December: Mona McSharry (swimming). The Sligo swimmer ended her 2018 in some style at the Irish Short-Course Championships in Lisburn, collecting six titles in the space of just three days as well as breaking six national records. The highlight for McSharry was the breaking of Michelle Smith’s 23-year-old 100m freestyle record. And she is carried on breaking records since, the latest the Irish 50m fly mark which she broke at May’s Glasgow International Swim Meet.

January: Phil Healy (athletics). The 24-year-old Cork woman took our January award for the second year running after an impressive start to the season, once again winning the 400m at the Vienna International Indoor Meet ahead of European and World medallists Lissane De Whitte and Eilidh Doyle. She is back in action after breaking her foot in April, retaining her 200m national title last month.

February: Ciara Mageean (athletics). Another runner to have a sparkling start to 2019, Mageean opening the year by setting a new Irish indoor mile record in Boston, taking two seconds off her Irish indoor 1,500m record before winning bronze in the 1,500m at the European Indoor Championships in Glasgow. She is in fine form ahead of September’s World Championships, knocking three seconds off her personal best for the mile at Monaco Diamond League last month.

March: Rachael Blackmore (horse racing). The Tipperary woman pushed Paul Townend all the way in the race to become Irish champion jockey, having the season of her life, finishing up on 91 winners. There were few better days, though, than when she picked up two Cheltenham successes, including the first Grade One victory of her career.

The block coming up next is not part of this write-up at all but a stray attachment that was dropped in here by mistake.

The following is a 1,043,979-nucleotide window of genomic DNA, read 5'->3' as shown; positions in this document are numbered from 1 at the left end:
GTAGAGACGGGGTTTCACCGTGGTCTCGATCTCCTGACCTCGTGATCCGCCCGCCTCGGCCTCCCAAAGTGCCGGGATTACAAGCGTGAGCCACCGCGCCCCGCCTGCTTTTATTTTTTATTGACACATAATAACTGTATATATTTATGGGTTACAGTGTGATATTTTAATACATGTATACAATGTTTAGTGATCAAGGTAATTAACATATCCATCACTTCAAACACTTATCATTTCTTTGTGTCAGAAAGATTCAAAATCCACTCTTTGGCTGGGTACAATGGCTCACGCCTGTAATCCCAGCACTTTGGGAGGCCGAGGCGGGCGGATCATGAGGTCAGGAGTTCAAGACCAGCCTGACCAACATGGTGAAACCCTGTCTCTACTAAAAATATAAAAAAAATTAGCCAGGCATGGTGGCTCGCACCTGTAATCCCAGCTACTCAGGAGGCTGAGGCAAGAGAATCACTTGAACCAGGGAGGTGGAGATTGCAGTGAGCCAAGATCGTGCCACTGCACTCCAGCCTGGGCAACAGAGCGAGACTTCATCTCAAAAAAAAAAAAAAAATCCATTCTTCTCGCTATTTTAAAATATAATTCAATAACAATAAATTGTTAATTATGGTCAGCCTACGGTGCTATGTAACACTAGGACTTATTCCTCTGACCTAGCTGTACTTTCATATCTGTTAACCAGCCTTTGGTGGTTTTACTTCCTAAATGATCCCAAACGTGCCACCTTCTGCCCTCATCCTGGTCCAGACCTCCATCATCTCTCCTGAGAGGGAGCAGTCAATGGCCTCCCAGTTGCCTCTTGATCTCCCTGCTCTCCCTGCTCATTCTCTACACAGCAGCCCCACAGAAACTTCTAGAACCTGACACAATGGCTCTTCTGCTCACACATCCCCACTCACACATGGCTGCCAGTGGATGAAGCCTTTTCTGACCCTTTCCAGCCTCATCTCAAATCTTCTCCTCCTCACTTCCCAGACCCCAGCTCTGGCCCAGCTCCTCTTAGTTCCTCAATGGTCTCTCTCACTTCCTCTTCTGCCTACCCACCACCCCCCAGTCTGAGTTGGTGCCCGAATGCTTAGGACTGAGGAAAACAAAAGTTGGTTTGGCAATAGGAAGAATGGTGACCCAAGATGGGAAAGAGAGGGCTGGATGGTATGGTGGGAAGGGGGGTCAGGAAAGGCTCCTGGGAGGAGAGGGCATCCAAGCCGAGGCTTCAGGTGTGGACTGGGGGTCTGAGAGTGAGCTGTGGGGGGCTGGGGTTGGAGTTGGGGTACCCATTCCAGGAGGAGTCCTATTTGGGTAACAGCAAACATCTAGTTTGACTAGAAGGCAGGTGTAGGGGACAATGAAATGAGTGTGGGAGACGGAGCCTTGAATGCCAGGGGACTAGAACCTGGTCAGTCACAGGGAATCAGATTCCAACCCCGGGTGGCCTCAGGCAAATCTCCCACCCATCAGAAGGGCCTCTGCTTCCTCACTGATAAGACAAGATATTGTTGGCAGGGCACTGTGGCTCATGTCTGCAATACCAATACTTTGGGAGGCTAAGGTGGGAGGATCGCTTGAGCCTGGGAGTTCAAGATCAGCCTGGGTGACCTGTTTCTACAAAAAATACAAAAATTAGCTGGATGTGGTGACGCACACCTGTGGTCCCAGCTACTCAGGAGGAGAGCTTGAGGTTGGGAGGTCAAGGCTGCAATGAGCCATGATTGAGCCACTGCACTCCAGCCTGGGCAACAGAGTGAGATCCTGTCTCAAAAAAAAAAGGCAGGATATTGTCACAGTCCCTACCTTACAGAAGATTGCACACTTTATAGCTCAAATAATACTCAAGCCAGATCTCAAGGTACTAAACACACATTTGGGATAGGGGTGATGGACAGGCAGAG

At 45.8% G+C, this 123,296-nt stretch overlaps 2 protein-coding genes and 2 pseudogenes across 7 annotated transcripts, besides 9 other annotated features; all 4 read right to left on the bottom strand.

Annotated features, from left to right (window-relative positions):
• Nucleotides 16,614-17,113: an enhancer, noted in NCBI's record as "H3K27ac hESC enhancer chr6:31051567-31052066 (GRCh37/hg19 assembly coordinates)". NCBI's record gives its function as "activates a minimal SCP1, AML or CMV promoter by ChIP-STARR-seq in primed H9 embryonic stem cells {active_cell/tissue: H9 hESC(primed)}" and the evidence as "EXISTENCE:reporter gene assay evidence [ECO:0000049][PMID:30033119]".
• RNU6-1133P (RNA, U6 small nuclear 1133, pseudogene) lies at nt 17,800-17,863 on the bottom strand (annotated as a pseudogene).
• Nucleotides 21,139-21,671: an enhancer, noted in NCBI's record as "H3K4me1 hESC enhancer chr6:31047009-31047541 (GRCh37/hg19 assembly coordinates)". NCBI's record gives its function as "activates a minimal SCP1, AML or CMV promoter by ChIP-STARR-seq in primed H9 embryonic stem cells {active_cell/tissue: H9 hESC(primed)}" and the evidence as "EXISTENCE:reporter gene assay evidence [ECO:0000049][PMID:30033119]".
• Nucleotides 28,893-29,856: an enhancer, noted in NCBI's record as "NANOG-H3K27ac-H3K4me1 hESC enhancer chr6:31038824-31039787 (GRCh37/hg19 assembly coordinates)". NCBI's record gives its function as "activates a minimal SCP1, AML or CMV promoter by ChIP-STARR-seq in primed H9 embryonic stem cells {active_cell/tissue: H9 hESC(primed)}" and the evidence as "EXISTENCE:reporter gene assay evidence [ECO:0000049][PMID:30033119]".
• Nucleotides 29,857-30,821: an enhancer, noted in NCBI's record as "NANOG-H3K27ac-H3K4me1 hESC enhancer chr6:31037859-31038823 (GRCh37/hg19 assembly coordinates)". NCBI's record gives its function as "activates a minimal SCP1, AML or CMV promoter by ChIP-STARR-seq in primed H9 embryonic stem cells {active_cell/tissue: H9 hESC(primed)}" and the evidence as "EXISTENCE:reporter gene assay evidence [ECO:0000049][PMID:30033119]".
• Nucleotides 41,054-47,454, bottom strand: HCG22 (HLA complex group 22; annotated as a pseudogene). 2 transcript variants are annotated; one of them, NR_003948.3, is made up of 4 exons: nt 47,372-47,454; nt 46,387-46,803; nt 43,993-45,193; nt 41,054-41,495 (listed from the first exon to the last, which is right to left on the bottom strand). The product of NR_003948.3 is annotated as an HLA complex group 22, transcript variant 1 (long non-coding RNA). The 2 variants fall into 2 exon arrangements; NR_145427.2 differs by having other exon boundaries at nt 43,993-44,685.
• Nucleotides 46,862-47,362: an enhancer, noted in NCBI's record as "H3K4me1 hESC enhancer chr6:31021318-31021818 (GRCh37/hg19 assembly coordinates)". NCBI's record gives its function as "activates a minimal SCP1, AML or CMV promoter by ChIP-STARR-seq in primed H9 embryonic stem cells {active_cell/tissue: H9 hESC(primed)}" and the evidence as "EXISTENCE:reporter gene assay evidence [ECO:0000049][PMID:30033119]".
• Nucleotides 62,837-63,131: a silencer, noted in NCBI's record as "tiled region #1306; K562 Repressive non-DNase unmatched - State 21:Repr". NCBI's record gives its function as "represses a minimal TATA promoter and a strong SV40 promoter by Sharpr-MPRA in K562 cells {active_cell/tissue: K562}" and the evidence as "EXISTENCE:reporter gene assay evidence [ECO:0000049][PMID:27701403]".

April: Leona Maguire (golf). After seven tournaments, all of her top 10 rivals having played one to three more, Maguire tops the rankings on the Symetra Tour, putting her on track for qualification for next season’s LPGA Tour. The highlight of her year so far was her victory at the Windsor Golf Classic in California, her first ever professional triumph.

May: Jenny Egan (canoeing). Having enjoyed an outstanding 2018, the 32-year-old member of the Salmon Leap club in Leixlip carried her form into 2019, most notably in Poznan and Duisburg where in the space of a week she won two World Cup medals, missing out on gold in Poland by less than a second before taking bronze in Germany in another tight finish.

June: Katie Taylor (boxing). Our four-time Sportswoman of the Year achieved the goal she set for herself when she entered the professional ranks, unifying the lightweight division with her victory over Delfine Persoon in Madison Square Garden. Taylor described her collection of every belt available to her as an even more satisfying achievement than winning gold at the 2012 Olympic Games.

July: Kate O’Connor (athletics) and Rhasidat Adeleke (athletics). When she won silver in the heptathlon at the European Under-20 Championships, 18-year-old Dundalk native O’Connor became the first Irish woman to medal at any level in the event. Adeleke, meanwhile, added to her collection of honours at the European Youth Olympic Festival, the Tallaght AC sprinter, who has turned 17 since, winning gold in the 100m and 200m.